Former South African President Jacob Zuma ordered to jail for contempt of court
Former South African President Jacob Zuma has been found guilty of contempt of court and sentenced to 15 months in prison for defying a court order to appear before an inquiry probing wide-ranging allegations of corruption during his time in office from 2009 to 2018.
Zuma was not in court for the ruling and has been ordered to hand himself over within five days to a police station in his hometown of Nkandla in KwaZulu-Natal province or in Johannesburg.
This is the first time in South Africa’s history that a former president has been sentenced to prison.
The country’s highest court, the Constitutional Court, ruled Tuesday that Zuma had defied its order by refusing to cooperate with the commission of inquiry, which is chaired by Deputy Chief Justice Raymond Zondo.
“The Constitutional Court holds that there can be no doubt that Mr. Zuma is in contempt of court. Mr. Zuma was served with the order, and it is impossible to conclude anything other than that he was unequivocally aware of what it required of him,” said acting Chief Justice Sisi Khampepe.
She added that in determining the jail sentence for Zuma, the court found it impossible to conclude that he would comply with any other order.
South Africa is imposing a sweeping set of coronavirus restrictions as the country faces a third, variant-driven wave of infection.
“Mr. Zuma has repeatedly reiterated that he would rather be imprisoned than to cooperate with the commission or comply with the order made,” said Khampepe.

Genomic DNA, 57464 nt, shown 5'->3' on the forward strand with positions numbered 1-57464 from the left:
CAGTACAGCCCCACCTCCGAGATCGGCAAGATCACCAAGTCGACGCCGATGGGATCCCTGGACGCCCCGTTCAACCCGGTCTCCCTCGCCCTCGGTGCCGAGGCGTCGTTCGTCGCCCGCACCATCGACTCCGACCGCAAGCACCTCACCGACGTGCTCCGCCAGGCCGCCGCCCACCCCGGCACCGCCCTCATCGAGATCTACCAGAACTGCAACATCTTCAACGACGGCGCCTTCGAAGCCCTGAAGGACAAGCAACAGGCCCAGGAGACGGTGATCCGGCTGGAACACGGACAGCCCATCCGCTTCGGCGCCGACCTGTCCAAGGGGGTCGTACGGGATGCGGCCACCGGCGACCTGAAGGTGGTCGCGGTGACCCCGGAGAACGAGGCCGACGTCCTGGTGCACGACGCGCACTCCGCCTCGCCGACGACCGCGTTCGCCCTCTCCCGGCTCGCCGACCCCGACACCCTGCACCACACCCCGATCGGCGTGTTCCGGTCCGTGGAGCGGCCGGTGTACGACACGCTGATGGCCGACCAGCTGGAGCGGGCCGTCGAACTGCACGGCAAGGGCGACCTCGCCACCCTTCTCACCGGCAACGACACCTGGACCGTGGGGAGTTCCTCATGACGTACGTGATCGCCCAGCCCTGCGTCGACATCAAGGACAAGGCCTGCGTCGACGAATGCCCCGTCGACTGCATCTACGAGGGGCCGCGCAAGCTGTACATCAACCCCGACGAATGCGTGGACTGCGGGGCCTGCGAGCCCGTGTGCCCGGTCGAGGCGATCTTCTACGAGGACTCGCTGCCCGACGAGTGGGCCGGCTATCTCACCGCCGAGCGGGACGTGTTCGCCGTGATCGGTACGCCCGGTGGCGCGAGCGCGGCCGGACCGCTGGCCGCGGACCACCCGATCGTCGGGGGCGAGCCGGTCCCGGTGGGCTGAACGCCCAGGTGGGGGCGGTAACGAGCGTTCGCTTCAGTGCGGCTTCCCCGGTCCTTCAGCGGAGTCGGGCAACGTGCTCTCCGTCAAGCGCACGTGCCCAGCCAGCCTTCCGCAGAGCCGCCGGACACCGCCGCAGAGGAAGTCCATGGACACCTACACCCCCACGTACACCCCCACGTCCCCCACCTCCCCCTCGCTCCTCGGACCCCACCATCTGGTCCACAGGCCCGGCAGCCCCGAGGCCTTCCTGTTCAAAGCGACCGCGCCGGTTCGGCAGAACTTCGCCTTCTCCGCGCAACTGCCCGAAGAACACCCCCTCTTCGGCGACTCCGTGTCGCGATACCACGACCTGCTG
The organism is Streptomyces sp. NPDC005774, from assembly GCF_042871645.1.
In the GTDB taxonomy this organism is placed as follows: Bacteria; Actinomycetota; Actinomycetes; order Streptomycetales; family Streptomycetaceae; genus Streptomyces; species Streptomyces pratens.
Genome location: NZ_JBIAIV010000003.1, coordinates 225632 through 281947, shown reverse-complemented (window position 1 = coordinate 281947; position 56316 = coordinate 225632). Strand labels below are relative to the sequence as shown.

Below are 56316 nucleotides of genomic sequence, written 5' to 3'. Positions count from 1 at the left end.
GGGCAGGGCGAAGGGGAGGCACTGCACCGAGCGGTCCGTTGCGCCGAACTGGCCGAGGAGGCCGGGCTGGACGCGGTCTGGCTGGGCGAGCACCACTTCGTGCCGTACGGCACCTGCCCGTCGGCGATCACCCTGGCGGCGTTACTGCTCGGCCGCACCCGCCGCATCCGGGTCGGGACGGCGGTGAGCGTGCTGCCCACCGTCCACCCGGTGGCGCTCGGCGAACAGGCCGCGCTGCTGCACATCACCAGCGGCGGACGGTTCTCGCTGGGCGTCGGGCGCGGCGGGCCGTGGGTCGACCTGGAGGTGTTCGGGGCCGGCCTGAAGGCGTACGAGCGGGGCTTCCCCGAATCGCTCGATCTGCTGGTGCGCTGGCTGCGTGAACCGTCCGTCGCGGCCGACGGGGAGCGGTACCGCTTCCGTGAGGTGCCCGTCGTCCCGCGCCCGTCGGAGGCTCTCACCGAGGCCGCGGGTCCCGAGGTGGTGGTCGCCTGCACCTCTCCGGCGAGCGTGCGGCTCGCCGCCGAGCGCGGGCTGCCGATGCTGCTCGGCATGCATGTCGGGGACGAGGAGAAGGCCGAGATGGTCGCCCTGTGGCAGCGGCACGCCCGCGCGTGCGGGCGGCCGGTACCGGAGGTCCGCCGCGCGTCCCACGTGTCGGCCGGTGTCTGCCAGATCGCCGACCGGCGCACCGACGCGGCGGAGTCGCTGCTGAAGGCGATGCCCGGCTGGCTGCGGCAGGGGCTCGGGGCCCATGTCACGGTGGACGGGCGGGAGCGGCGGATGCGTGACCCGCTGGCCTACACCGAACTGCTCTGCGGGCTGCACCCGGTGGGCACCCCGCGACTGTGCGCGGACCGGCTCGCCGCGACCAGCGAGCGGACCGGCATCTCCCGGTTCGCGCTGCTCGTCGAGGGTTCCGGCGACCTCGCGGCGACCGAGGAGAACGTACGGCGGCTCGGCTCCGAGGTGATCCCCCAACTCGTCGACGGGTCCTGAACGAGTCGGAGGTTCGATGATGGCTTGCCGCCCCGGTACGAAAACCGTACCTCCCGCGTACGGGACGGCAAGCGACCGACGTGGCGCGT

Zuma has previously expressed his unwillingness to appear before the commission, which has so far heard evidence directly implicating Zuma in wrongdoing.
In a previous 21-page letter written to Chief Justice Mogoeng Mogoeng, which the court has described as “scandalous,” Zuma claimed that he was ready to be sent to prison.
In his letter, which he released to the public, Zuma accused the commission chairman, Zondo, of being biased against him and alleged that the evidence presented against him was politically motivated.
Jacob Zuma stepped down as president of South Africa on Wednesday, leaving a nation weakened by his nine years of rule yet in the hands of the same political party — the African National Congress — that has won every election since universal suffrage began in 1994.
Some former Cabinet ministers, high-ranking government officials and executives of state-owned enterprises are among witnesses who have implicated Zuma in corruption.
Several have testified that, while president, Zuma allowed members of the controversial Gupta family to influence his appointment of Cabinet ministers and awarding of lucrative contracts at state-owned companies.
Zuma is also facing additional legal woes as he is standing trial on charges related to bribes that he allegedly received during South Africa’s 1999 arms procurement deal.
He has pleaded not guilty to the charges and his lawyers have applied for the lead prosecutor in his case to step down because of alleged bias.
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